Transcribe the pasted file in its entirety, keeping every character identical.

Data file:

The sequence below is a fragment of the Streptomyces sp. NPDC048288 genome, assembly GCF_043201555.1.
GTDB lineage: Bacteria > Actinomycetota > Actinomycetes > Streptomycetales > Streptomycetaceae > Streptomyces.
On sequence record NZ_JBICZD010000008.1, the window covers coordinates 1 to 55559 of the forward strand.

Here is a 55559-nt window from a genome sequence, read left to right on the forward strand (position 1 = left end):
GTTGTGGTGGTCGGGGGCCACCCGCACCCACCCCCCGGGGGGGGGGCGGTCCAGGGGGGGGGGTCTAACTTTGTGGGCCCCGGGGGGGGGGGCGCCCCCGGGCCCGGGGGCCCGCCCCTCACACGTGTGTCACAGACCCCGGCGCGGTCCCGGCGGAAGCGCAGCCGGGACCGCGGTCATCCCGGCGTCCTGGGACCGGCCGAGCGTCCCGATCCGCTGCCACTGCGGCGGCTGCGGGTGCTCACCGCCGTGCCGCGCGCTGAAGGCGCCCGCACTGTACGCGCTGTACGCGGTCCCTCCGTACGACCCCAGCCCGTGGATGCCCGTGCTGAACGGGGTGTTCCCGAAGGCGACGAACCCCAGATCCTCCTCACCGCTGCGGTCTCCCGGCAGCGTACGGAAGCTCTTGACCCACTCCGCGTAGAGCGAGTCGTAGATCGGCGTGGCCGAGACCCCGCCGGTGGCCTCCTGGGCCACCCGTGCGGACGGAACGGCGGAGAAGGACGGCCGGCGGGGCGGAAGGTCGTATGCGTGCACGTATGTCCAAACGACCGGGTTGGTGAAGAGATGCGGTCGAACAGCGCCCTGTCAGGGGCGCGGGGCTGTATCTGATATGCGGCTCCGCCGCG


The sequence below is a fragment of the Streptomyces sp. NPDC048288 genome, assembly GCF_043201555.1.
GTDB lineage: Bacteria > Actinomycetota > Actinomycetes > Streptomycetales > Streptomycetaceae > Streptomyces.
On sequence record NZ_JBICZD010000008.1, the window covers coordinates 1 to 55559 of the forward strand.

Here is a 55559-nt window from a genome sequence, read left to right on the forward strand (position 1 = left end):
GTTGTGGTGGTCGGGGGCCACCCGCACCCACCCCCCGGGGGGGGGGCGGTCCAGGGGGGGGGGTCTAACTTTGTGGGCCCCGGGGGGGGGGGCGCCCCCGGGCCCGGGGGCCCGCCCCTCACACGTGTGTCACAGACCCCGGCGCGGTCCCGGCGGAAGCGCAGCCGGGACCGCGGTCATCCCGGCGTCCTGGGACCGGCCGAGCGTCCCGATCCGCTGCCACTGCGGCGGCTGCGGGTGCTCACCGCCGTGCCGCGCGCTGAAGGCGCCCGCACTGTACGCGCTGTACGCGGTCCCTCCGTACGACCCCAGCCCGTGGATGCCCGTGCTGAACGGGGTGTTCCCGAAGGCGACGAACCCCAGATCCTCCTCACCGCTGCGGTCTCCCGGCAGCGTACGGAAGCTCTTGACCCACTCCGCGTAGAGCGAGTCGTAGATCGGCGTGGCCGAGACCCCGCCGGTGGCCTCCTGGGCCACCCGTGCGGACGGAACGGCGGAGAAGGACGGCCGGCGGGGCGGAAGGTCGTATGCGTGCACGTATGTCCAAACGACCGGGTTGGTGAAGAGATGCGGTCGAACAGCGCCCTGTCAGGGGCGCGGGGCTGTATCTGATATGCGGCTCCGCCGCG